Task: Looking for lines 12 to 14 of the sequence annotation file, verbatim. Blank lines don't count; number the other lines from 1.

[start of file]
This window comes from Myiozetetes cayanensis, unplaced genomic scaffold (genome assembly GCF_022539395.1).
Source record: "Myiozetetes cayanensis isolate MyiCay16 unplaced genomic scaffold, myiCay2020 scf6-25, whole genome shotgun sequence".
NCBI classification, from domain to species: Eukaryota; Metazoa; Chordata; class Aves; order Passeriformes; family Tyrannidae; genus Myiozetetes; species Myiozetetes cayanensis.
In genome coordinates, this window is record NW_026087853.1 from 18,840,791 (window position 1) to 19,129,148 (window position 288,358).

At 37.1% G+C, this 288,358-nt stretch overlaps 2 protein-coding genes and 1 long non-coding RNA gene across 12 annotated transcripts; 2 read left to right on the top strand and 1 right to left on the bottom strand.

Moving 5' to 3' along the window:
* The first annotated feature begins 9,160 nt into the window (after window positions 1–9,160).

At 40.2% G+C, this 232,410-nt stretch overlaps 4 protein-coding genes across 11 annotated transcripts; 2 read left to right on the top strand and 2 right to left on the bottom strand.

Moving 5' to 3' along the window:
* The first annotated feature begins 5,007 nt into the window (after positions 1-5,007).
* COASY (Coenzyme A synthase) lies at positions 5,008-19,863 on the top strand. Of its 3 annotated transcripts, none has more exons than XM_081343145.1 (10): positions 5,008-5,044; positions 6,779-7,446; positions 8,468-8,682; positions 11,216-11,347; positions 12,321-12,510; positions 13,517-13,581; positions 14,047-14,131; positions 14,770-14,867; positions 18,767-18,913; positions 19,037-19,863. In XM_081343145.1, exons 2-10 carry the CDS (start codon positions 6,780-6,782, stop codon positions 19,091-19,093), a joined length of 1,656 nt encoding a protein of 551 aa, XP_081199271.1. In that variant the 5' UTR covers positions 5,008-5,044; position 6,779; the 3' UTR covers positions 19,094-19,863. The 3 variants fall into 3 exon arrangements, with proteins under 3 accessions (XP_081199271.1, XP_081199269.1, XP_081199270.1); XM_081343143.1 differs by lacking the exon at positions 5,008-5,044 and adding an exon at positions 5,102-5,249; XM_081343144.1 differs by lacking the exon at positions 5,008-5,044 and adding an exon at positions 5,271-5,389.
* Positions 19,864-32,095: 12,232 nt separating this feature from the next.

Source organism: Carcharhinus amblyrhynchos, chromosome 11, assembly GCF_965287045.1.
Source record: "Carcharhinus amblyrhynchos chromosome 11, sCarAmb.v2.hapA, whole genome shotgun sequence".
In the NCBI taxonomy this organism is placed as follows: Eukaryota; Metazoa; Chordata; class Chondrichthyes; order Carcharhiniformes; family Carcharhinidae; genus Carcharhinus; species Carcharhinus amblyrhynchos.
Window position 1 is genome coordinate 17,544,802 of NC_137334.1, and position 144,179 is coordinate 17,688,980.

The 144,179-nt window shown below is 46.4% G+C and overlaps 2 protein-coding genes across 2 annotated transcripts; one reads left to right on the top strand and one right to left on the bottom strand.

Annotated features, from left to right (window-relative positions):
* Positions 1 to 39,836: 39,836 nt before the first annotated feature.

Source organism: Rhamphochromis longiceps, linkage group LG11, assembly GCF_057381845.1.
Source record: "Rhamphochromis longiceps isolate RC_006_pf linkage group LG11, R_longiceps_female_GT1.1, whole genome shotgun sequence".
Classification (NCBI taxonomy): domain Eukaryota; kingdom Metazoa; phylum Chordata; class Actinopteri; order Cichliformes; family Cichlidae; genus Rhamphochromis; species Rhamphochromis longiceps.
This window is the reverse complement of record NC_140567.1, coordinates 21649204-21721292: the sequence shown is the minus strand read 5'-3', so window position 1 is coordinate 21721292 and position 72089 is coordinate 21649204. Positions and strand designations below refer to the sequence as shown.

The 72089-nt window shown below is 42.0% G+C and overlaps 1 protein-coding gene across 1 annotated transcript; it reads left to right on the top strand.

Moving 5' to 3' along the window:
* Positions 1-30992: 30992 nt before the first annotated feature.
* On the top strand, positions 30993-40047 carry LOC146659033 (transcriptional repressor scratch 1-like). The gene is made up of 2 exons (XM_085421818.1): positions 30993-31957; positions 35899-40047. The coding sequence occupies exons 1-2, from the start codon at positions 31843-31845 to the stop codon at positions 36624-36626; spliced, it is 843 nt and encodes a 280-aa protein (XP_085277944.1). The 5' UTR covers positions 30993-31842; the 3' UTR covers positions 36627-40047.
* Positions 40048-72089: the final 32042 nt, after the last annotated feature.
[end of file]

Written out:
* Positions 19,864-32,095: 12,232 nt separating this feature from the next.

Source organism: Carcharhinus amblyrhynchos, chromosome 11, assembly GCF_965287045.1.
Source record: "Carcharhinus amblyrhynchos chromosome 11, sCarAmb.v2.hapA, whole genome shotgun sequence".